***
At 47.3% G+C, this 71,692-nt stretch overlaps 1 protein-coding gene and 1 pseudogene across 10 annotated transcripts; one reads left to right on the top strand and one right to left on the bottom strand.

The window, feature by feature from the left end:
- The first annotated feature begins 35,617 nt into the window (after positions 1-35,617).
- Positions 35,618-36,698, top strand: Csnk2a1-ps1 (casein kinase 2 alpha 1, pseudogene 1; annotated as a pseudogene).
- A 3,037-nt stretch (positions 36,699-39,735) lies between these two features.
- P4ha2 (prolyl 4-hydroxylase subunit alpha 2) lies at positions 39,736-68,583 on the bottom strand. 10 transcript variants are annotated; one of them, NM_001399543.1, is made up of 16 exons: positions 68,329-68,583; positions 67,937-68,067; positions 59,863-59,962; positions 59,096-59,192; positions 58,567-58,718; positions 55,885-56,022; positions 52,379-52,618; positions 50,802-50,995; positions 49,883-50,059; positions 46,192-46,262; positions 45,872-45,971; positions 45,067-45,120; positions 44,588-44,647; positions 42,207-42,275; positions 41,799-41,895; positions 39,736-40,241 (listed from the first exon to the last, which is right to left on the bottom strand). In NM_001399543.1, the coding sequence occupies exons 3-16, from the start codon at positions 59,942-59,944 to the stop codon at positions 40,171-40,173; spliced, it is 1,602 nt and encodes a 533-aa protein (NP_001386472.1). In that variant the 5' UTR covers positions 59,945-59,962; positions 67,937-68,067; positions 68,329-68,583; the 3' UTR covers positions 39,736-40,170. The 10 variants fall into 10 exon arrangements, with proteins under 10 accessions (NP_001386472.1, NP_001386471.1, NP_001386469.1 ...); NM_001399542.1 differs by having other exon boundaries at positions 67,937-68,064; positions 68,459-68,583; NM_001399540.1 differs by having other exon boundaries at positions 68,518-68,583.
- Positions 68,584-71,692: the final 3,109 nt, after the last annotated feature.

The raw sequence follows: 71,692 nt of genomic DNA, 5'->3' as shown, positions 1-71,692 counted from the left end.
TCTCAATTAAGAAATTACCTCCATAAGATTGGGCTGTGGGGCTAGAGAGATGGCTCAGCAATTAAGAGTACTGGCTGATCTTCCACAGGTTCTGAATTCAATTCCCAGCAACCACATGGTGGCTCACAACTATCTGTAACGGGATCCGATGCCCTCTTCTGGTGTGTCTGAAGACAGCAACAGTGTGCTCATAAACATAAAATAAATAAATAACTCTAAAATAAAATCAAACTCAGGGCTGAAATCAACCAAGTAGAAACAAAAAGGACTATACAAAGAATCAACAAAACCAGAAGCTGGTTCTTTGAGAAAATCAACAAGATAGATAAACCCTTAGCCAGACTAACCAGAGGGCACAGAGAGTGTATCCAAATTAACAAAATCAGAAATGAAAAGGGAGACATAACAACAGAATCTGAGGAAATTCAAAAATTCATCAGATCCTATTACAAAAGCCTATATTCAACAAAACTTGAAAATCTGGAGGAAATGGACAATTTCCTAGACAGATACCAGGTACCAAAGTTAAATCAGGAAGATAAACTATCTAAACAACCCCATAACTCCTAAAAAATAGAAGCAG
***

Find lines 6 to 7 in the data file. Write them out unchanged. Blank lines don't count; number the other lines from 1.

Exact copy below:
- P4ha2 (prolyl 4-hydroxylase subunit alpha 2) lies at positions 39,736-68,583 on the bottom strand. 10 transcript variants are annotated; one of them, NM_001399543.1, is made up of 16 exons: positions 68,329-68,583; positions 67,937-68,067; positions 59,863-59,962; positions 59,096-59,192; positions 58,567-58,718; positions 55,885-56,022; positions 52,379-52,618; positions 50,802-50,995; positions 49,883-50,059; positions 46,192-46,262; positions 45,872-45,971; positions 45,067-45,120; positions 44,588-44,647; positions 42,207-42,275; positions 41,799-41,895; positions 39,736-40,241 (listed from the first exon to the last, which is right to left on the bottom strand). In NM_001399543.1, the coding sequence occupies exons 3-16, from the start codon at positions 59,942-59,944 to the stop codon at positions 40,171-40,173; spliced, it is 1,602 nt and encodes a 533-aa protein (NP_001386472.1). In that variant the 5' UTR covers positions 59,945-59,962; positions 67,937-68,067; positions 68,329-68,583; the 3' UTR covers positions 39,736-40,170. The 10 variants fall into 10 exon arrangements, with proteins under 10 accessions (NP_001386472.1, NP_001386471.1, NP_001386469.1 ...); NM_001399542.1 differs by having other exon boundaries at positions 67,937-68,064; positions 68,459-68,583; NM_001399540.1 differs by having other exon boundaries at positions 68,518-68,583.
- Positions 68,584-71,692: the final 3,109 nt, after the last annotated feature.